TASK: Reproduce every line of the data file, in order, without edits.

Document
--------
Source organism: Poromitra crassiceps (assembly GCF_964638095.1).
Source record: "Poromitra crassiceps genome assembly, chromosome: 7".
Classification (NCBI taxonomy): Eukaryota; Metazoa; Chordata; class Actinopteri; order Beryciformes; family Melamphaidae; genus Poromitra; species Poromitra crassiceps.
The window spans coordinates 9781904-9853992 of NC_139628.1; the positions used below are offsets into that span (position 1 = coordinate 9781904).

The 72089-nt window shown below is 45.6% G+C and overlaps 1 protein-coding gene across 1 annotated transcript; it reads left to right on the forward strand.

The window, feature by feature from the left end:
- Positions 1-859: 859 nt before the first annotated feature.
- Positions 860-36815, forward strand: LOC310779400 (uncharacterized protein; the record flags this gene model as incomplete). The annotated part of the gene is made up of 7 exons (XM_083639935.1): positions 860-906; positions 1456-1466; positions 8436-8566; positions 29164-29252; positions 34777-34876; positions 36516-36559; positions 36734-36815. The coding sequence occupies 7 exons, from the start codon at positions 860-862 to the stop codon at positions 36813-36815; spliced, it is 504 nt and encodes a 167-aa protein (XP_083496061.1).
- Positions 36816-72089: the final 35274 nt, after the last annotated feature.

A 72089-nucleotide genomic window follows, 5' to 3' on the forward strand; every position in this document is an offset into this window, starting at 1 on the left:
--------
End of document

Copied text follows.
Source organism: Poromitra crassiceps (assembly GCF_964638095.1).
Source record: "Poromitra crassiceps genome assembly, chromosome: 7".
Classification (NCBI taxonomy): Eukaryota; Metazoa; Chordata; class Actinopteri; order Beryciformes; family Melamphaidae; genus Poromitra; species Poromitra crassiceps.
The window spans coordinates 9781904-9853992 of NC_139628.1; the positions used below are offsets into that span (position 1 = coordinate 9781904).

The 72089-nt window shown below is 45.6% G+C and overlaps 1 protein-coding gene across 1 annotated transcript; it reads left to right on the forward strand.

The window, feature by feature from the left end:
- Positions 1-859: 859 nt before the first annotated feature.
- Positions 860-36815, forward strand: LOC310779400 (uncharacterized protein; the record flags this gene model as incomplete). The annotated part of the gene is made up of 7 exons (XM_083639935.1): positions 860-906; positions 1456-1466; positions 8436-8566; positions 29164-29252; positions 34777-34876; positions 36516-36559; positions 36734-36815. The coding sequence occupies 7 exons, from the start codon at positions 860-862 to the stop codon at positions 36813-36815; spliced, it is 504 nt and encodes a 167-aa protein (XP_083496061.1).
- Positions 36816-72089: the final 35274 nt, after the last annotated feature.

A 72089-nucleotide genomic window follows, 5' to 3' on the forward strand; every position in this document is an offset into this window, starting at 1 on the left: